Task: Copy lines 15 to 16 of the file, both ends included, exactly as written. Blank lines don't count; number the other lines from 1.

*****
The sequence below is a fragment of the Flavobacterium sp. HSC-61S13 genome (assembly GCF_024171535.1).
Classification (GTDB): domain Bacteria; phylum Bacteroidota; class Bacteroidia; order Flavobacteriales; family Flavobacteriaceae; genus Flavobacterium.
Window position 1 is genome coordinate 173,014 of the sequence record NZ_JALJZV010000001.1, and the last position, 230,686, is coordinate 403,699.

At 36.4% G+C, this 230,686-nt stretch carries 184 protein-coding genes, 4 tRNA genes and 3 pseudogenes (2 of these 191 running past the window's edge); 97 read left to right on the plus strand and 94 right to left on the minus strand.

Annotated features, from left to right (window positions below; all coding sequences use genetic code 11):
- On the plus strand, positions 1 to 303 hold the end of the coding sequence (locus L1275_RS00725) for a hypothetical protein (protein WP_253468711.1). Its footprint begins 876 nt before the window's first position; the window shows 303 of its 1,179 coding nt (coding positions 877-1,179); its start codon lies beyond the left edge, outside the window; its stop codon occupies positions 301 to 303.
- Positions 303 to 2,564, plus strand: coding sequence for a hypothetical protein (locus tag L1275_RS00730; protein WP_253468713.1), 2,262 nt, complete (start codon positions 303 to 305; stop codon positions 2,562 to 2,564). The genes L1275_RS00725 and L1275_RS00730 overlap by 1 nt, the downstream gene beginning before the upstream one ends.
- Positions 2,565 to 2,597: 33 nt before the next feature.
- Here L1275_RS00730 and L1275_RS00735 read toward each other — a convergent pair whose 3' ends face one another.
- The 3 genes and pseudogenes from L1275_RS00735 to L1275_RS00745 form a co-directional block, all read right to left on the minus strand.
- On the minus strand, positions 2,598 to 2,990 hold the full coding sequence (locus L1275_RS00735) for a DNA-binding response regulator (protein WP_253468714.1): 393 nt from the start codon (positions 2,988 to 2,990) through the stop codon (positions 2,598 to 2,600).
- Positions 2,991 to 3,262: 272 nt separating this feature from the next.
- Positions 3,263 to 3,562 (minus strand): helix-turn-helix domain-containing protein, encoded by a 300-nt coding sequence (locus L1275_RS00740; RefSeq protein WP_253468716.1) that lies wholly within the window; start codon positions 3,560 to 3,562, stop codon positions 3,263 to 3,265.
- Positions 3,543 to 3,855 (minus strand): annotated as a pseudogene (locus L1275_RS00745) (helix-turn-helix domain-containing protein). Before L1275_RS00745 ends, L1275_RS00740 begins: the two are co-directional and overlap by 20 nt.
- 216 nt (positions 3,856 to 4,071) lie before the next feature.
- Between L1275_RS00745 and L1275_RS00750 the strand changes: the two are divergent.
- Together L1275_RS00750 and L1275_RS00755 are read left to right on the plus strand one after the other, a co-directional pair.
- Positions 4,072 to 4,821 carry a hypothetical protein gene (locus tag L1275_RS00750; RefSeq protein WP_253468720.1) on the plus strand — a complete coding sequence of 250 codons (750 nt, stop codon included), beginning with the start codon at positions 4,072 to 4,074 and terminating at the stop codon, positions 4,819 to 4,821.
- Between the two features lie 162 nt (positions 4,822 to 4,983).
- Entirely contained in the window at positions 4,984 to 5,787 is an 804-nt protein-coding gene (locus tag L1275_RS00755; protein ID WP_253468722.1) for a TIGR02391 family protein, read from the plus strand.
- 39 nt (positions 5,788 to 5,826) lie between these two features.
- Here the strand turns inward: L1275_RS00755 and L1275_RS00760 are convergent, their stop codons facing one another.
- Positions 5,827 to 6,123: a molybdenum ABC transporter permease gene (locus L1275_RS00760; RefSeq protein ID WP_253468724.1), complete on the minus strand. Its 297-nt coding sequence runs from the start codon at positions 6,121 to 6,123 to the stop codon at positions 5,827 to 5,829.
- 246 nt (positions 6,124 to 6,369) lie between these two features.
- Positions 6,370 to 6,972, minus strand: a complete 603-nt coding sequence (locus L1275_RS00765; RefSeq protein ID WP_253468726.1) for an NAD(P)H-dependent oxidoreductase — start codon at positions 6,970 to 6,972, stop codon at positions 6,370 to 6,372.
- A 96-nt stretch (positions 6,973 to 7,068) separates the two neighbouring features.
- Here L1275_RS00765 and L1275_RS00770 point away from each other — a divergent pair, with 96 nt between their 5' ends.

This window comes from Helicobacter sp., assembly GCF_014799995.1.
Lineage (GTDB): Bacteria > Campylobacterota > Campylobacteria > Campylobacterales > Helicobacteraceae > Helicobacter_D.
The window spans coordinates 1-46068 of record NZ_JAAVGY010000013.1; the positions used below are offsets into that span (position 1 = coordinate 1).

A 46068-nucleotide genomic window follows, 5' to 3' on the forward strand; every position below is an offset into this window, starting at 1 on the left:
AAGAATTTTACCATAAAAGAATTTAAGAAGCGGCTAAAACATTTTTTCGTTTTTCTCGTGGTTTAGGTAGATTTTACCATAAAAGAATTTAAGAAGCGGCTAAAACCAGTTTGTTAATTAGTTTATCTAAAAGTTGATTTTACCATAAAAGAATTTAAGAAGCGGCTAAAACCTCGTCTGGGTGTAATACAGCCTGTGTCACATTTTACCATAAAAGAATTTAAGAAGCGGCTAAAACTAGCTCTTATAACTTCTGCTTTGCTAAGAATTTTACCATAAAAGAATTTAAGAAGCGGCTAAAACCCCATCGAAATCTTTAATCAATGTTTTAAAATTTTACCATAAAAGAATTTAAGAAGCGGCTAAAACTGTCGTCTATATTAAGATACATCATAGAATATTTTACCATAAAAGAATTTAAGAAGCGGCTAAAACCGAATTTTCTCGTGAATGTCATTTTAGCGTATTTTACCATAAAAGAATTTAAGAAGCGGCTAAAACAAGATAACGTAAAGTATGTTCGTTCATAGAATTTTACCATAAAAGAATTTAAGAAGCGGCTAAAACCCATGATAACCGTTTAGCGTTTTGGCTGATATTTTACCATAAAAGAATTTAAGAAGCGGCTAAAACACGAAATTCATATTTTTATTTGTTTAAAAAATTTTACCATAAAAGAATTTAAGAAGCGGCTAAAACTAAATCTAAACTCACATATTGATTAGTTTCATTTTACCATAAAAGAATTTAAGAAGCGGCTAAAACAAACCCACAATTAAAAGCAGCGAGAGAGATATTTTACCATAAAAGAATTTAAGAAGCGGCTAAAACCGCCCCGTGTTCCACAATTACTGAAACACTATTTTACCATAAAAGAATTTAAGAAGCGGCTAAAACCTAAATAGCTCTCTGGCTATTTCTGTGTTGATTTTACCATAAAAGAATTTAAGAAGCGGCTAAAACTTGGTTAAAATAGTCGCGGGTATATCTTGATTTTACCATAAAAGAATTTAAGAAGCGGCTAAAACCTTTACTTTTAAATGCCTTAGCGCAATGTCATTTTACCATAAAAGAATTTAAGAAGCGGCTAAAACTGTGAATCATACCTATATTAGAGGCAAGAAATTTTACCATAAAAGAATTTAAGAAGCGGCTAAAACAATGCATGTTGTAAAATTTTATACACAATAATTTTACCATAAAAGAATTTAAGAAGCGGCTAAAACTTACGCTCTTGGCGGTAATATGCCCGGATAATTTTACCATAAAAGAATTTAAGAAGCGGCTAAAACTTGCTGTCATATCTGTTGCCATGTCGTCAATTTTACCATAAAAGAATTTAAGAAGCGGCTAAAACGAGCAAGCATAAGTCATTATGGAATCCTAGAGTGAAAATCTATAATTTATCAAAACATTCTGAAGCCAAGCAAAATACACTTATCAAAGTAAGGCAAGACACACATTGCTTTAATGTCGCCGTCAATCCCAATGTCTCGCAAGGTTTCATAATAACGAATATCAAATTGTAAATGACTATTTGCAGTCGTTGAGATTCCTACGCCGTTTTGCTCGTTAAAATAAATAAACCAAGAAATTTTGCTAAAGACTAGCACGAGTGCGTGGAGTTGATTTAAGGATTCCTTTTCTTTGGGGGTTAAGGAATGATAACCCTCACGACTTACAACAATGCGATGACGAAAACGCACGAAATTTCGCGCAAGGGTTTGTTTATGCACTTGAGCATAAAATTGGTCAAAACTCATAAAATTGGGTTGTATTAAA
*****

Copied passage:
- 216 nt (positions 3,856 to 4,071) lie before the next feature.
- Between L1275_RS00745 and L1275_RS00750 the strand changes: the two are divergent.